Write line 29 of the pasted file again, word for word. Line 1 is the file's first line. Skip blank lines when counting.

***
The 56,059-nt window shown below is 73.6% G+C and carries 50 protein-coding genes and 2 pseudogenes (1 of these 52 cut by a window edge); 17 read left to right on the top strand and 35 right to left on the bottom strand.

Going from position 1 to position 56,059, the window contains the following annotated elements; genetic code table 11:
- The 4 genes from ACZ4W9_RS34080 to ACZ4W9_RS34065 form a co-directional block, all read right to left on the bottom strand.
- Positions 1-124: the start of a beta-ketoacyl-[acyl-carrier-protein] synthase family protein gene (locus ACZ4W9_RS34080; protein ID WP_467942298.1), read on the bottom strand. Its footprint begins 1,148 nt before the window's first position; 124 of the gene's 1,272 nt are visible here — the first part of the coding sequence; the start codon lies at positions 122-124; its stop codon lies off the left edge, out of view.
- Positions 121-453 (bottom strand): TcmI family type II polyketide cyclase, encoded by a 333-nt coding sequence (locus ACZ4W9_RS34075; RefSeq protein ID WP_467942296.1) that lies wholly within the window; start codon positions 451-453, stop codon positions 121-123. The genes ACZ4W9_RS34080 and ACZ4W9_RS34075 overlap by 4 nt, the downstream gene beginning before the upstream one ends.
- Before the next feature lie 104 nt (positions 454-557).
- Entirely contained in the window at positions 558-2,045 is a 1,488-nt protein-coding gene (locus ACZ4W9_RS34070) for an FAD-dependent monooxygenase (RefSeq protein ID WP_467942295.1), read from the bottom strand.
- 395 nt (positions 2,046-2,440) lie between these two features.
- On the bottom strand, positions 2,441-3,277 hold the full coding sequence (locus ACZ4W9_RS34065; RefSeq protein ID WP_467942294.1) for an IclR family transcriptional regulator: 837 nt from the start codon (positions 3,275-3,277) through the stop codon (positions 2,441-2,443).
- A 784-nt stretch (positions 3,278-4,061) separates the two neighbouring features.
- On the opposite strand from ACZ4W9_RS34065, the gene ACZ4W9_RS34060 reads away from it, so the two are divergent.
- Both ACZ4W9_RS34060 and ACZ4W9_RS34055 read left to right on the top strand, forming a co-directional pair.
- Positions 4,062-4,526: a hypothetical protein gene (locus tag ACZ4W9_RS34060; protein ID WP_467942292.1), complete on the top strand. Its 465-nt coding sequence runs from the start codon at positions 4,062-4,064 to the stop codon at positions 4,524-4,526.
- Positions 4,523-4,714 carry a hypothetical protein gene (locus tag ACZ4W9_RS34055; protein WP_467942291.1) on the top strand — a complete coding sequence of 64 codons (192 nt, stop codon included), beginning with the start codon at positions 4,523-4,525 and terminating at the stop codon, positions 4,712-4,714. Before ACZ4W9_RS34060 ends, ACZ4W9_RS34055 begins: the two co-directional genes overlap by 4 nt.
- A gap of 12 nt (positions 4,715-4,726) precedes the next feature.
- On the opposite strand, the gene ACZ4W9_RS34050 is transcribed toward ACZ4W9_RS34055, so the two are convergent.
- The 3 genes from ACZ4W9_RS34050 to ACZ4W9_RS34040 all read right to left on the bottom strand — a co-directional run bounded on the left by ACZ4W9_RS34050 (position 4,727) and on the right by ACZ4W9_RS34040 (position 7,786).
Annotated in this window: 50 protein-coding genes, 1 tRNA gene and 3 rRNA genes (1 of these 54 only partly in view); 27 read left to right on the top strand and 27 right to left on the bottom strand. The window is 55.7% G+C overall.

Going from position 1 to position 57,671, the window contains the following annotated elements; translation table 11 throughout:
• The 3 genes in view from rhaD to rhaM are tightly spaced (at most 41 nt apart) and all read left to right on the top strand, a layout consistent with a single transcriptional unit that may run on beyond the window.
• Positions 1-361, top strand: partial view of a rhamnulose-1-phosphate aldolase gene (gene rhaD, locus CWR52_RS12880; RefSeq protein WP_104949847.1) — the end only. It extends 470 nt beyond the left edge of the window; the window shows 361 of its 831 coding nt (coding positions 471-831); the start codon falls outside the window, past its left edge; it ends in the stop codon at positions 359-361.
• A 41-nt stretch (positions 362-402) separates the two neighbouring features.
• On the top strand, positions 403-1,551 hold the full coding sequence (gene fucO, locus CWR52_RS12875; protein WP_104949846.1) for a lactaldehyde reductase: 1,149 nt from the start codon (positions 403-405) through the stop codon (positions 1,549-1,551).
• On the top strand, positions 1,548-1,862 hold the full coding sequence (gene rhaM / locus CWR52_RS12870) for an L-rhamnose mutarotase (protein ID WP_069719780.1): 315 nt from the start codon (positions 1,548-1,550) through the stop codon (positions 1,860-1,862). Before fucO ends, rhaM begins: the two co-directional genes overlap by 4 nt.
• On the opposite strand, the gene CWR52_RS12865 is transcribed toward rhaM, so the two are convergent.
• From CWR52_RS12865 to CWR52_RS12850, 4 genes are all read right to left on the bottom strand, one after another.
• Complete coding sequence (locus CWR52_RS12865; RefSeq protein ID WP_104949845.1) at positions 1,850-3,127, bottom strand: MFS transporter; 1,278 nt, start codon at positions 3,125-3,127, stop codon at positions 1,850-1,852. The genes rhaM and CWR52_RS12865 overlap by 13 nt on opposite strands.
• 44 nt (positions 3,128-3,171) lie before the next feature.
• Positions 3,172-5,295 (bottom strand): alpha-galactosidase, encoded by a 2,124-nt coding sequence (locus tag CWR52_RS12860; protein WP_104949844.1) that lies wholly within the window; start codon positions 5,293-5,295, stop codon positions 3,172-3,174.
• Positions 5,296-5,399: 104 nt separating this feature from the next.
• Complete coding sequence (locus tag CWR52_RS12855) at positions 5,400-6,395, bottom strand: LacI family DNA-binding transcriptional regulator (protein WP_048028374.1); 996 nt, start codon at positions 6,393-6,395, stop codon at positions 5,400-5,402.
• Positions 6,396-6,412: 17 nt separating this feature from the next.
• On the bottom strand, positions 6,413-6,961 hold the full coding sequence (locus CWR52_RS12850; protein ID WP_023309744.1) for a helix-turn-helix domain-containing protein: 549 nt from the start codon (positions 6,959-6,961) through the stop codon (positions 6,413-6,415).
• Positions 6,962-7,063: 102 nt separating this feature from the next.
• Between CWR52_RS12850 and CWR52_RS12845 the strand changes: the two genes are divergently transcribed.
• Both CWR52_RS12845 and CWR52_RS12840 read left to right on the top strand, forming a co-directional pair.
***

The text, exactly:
• Positions 3,172-5,295 (bottom strand): alpha-galactosidase, encoded by a 2,124-nt coding sequence (locus tag CWR52_RS12860; protein WP_104949844.1) that lies wholly within the window; start codon positions 5,293-5,295, stop codon positions 3,172-3,174.